It has been about ten years since I have been attending our local observance of the Maafa at the Seawall Bandstand in Georgetown. The Maafa (Black Holocaust) is celebrated every October 12th. A Kiswahili term, Maafa means ‘terrible occurrence’ or ‘great disaster.’ The Trans-Atlantic slave trade epitomises terrible occurrence and great disaster. Our history reveals that we humans have always had barbaric qualities and the world as it exists today has not been shaped by every continent uniting, breaking bread together and singing “Kumbaya.” We have never wholly stood together. We have fought for the survival of our kinsfolk; our phenotypic traits have divided us and created a false narrative that some are superior to others. The world rests on blood, sweat and tears and those who died during the Middle Passage represent a significant number of those sacrifices.

Some may see the drums beating by the ocean, the folks garbed in various patterns and colours walking on the sand and then brown water massaging their feet as strange. We place floral tributes and food in the water while reflecting on those whose names we do not know and whose bones are buried in the ocean; and if one acknowledges the spirit world, thinking that they exist in the wind, blowing across the ocean infinitely. Their energies remain in the tides we would imagine; the waves rushing against our feet connects us to them. We are reminded that as long as we are remembered after our time on Earth has expired, we never really die.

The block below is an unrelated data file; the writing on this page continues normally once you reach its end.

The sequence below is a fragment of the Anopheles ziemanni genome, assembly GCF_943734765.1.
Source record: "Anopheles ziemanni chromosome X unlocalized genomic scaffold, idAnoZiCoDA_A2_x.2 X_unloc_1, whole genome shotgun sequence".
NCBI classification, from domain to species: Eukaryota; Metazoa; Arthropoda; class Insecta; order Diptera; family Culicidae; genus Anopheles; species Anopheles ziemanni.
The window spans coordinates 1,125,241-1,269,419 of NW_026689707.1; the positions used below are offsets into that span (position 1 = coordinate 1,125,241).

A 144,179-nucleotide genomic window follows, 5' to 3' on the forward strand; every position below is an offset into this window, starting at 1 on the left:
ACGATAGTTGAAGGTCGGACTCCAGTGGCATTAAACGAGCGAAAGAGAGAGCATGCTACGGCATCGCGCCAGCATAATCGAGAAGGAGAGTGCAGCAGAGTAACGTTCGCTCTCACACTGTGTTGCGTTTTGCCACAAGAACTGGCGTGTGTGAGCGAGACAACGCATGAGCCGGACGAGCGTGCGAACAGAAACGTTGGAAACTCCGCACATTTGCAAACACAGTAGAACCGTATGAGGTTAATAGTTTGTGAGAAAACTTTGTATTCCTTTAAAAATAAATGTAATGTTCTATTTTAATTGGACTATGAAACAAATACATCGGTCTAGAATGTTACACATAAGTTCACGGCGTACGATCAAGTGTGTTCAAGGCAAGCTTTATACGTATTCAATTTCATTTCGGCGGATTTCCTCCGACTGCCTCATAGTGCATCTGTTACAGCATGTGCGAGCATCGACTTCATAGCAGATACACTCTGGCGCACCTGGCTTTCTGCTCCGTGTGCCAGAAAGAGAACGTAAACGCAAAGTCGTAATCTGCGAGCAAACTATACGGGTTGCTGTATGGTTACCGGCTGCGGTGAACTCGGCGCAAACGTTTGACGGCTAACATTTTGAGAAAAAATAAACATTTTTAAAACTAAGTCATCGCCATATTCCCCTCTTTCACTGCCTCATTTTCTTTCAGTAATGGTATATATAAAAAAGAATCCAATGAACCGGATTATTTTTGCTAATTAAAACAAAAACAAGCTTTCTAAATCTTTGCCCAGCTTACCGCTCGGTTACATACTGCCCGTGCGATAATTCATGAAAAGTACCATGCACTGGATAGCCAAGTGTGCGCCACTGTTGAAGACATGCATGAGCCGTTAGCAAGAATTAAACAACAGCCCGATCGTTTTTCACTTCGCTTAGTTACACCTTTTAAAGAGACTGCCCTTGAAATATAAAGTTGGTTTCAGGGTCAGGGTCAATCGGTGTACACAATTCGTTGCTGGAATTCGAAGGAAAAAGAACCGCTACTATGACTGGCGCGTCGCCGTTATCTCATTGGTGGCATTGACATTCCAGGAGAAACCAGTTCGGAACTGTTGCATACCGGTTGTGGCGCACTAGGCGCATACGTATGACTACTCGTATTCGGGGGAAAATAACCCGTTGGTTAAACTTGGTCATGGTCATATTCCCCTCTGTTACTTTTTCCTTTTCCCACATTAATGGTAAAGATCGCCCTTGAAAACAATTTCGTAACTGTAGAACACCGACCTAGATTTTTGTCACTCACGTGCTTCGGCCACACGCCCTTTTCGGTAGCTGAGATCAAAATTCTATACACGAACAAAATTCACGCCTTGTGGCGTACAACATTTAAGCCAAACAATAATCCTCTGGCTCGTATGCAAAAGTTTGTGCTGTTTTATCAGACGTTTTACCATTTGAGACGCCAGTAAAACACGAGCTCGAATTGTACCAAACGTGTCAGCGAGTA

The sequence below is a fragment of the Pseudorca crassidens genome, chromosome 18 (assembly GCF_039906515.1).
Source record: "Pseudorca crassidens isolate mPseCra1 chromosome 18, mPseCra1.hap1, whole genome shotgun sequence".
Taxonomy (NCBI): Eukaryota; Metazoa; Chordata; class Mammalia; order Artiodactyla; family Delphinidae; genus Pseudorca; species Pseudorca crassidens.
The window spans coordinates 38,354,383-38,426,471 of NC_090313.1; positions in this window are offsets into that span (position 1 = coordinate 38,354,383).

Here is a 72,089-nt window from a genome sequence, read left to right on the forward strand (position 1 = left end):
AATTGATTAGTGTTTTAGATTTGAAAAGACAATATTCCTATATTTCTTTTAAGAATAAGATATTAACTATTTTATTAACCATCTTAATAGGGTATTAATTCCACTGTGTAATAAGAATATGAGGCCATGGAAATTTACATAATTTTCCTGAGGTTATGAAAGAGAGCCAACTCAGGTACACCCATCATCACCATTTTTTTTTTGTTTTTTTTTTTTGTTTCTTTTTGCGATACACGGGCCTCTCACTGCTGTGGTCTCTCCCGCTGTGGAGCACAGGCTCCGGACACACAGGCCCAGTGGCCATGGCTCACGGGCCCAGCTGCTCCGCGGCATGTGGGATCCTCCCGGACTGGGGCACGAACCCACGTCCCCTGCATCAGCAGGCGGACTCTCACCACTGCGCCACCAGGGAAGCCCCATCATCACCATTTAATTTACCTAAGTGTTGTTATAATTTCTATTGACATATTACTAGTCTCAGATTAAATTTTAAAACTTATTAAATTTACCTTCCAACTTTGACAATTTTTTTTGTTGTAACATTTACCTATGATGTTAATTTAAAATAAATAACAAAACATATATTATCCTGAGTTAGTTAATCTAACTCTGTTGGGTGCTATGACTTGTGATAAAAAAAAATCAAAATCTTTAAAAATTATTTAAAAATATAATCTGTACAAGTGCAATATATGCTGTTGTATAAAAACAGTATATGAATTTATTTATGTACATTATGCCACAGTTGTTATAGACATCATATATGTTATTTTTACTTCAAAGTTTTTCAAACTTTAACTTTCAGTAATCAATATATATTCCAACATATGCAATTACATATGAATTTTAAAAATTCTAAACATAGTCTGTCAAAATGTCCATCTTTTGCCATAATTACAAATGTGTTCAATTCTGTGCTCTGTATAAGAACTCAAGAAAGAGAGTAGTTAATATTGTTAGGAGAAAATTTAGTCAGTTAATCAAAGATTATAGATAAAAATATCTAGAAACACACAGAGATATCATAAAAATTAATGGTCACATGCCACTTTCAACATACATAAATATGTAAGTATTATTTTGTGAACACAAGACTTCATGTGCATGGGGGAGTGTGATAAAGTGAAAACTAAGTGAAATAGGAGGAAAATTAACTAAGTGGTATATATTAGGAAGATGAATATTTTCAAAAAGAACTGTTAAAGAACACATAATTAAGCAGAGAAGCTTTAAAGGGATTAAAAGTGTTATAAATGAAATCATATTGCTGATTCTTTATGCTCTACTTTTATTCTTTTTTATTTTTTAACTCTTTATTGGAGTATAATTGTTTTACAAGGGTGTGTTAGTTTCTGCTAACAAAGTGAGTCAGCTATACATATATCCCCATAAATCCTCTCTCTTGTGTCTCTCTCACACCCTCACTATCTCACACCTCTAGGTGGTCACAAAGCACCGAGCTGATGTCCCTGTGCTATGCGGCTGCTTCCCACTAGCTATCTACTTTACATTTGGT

The first time I set foot in the ocean, while listening to drums and the waves as the darkness of night grew, I was not sure what to feel or think. But I recall feeling at peace as I let my mind race back to the time when those ships rested on the sea and I envisioned she who could have been my relative and he who could have been the father of many nations jumping into the ocean or their dead bodies being thrown overboard. I do believe that one should not very often allow one’s self to be drawn into those thoughts and envision those images; to get to the point where one is obsessed with those terrible occurrences of the past I am quite sure can affect one’s mental state of being and create barriers to making the best of our present and future. Nevertheless, we cannot erase our past and it would be reprehensible to forget the Maafa. It must remain in our memories that their flesh rot beneath the ocean; their bones some of which I am sure can still be found, are the evidence that they existed and were worthy.